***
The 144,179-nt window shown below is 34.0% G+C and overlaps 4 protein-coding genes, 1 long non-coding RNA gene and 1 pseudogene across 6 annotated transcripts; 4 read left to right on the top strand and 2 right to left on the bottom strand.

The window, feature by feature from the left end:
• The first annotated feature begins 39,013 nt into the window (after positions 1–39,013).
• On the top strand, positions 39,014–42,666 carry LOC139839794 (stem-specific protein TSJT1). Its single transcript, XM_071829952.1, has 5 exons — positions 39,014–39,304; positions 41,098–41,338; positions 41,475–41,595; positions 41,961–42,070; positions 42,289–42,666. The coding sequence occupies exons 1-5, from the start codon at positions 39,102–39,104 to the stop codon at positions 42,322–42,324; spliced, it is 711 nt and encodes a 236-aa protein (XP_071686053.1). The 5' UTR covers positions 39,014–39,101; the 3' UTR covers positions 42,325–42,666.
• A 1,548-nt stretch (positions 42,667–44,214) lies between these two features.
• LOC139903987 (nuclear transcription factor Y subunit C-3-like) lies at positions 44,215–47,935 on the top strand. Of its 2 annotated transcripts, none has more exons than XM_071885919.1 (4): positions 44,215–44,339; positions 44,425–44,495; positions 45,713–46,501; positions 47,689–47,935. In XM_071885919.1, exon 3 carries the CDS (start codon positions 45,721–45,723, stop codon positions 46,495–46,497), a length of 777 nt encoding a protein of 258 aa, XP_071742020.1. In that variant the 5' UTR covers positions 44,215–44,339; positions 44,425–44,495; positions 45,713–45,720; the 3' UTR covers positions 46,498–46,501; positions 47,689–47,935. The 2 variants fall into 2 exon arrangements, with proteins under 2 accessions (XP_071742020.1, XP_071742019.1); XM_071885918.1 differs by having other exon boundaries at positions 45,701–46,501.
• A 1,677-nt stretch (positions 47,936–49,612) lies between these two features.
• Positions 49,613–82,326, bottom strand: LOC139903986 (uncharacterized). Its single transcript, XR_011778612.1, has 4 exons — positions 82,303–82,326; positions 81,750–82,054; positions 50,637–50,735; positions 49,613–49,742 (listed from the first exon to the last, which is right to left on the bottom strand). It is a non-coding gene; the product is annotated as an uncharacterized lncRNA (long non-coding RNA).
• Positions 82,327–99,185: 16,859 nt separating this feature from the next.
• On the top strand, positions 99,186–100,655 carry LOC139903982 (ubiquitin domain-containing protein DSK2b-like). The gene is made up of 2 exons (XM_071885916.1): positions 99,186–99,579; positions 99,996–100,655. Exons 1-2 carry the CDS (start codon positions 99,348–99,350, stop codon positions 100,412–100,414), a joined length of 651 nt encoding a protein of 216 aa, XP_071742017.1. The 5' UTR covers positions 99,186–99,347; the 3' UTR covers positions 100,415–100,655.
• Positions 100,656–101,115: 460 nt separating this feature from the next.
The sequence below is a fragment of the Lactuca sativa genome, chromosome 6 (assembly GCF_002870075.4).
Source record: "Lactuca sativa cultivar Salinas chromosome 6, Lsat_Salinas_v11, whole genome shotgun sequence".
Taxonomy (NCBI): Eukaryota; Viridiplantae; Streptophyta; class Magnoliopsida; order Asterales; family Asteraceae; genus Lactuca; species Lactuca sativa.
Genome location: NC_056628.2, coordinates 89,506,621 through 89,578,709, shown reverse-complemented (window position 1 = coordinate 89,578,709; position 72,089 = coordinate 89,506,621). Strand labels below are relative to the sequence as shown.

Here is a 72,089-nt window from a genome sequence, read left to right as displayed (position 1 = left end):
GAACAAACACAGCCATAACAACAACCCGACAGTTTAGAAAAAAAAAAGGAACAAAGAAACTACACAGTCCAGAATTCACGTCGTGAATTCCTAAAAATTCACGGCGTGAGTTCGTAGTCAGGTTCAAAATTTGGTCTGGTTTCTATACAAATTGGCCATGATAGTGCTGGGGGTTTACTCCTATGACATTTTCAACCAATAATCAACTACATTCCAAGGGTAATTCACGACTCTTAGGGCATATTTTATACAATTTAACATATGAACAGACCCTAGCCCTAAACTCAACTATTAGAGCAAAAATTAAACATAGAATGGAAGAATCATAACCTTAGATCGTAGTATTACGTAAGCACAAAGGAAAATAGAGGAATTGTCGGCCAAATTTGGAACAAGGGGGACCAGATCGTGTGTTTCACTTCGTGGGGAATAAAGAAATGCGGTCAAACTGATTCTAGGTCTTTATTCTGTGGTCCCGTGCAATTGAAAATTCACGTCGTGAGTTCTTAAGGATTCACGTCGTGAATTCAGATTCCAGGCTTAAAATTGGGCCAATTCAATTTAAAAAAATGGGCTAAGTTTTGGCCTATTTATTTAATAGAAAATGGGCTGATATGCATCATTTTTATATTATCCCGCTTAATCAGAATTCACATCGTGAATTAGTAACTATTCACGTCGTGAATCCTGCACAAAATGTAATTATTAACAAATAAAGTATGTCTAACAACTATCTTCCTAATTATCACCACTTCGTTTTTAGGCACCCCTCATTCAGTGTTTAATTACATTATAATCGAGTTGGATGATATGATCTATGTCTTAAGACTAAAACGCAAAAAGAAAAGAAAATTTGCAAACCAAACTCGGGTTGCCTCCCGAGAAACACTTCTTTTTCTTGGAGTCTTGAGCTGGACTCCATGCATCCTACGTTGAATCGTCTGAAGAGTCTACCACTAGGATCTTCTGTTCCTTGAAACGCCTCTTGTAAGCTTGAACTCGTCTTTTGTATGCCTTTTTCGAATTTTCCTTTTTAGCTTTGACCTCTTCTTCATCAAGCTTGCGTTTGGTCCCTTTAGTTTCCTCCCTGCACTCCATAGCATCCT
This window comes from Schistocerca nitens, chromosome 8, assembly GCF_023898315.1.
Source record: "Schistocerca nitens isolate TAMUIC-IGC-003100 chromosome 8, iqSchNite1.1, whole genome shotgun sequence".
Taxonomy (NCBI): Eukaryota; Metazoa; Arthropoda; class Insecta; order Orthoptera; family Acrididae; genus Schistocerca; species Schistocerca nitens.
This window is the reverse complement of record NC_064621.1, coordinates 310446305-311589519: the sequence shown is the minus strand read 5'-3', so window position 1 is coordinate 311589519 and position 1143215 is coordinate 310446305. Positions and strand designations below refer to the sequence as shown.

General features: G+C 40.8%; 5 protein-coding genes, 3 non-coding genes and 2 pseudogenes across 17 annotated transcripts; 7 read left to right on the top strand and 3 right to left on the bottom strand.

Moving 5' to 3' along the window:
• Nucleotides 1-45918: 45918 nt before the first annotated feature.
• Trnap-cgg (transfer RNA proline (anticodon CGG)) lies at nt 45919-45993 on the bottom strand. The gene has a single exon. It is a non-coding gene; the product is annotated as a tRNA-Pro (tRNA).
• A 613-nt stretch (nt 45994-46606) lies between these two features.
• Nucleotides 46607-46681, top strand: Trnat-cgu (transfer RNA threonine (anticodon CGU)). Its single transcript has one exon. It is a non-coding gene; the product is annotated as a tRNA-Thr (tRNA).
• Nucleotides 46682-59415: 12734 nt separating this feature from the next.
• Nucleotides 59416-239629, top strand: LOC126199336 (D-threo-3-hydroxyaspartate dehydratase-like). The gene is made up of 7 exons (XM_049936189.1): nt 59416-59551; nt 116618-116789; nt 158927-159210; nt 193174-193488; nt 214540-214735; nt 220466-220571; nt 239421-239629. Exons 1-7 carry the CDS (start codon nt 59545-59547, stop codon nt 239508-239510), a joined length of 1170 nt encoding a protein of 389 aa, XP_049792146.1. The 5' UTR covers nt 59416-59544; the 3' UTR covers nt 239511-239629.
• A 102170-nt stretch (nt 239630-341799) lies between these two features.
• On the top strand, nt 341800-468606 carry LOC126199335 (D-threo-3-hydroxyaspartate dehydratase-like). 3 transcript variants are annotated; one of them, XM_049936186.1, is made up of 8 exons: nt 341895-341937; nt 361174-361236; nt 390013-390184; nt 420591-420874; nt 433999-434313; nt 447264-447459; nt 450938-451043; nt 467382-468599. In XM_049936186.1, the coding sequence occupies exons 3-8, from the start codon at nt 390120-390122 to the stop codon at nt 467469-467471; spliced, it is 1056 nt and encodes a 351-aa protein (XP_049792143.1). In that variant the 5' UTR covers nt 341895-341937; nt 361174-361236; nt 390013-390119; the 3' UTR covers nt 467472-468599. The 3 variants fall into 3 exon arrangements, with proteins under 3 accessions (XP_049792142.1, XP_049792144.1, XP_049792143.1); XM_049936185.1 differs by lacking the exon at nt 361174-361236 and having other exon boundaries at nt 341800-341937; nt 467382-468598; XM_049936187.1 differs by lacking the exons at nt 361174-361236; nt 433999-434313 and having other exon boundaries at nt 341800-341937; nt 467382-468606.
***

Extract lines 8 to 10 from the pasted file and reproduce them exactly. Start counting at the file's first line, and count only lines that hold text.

• Positions 49,613–82,326, bottom strand: LOC139903986 (uncharacterized). Its single transcript, XR_011778612.1, has 4 exons — positions 82,303–82,326; positions 81,750–82,054; positions 50,637–50,735; positions 49,613–49,742 (listed from the first exon to the last, which is right to left on the bottom strand). It is a non-coding gene; the product is annotated as an uncharacterized lncRNA (long non-coding RNA).
• Positions 82,327–99,185: 16,859 nt separating this feature from the next.
• On the top strand, positions 99,186–100,655 carry LOC139903982 (ubiquitin domain-containing protein DSK2b-like). The gene is made up of 2 exons (XM_071885916.1): positions 99,186–99,579; positions 99,996–100,655. Exons 1-2 carry the CDS (start codon positions 99,348–99,350, stop codon positions 100,412–100,414), a joined length of 651 nt encoding a protein of 216 aa, XP_071742017.1. The 5' UTR covers positions 99,186–99,347; the 3' UTR covers positions 100,415–100,655.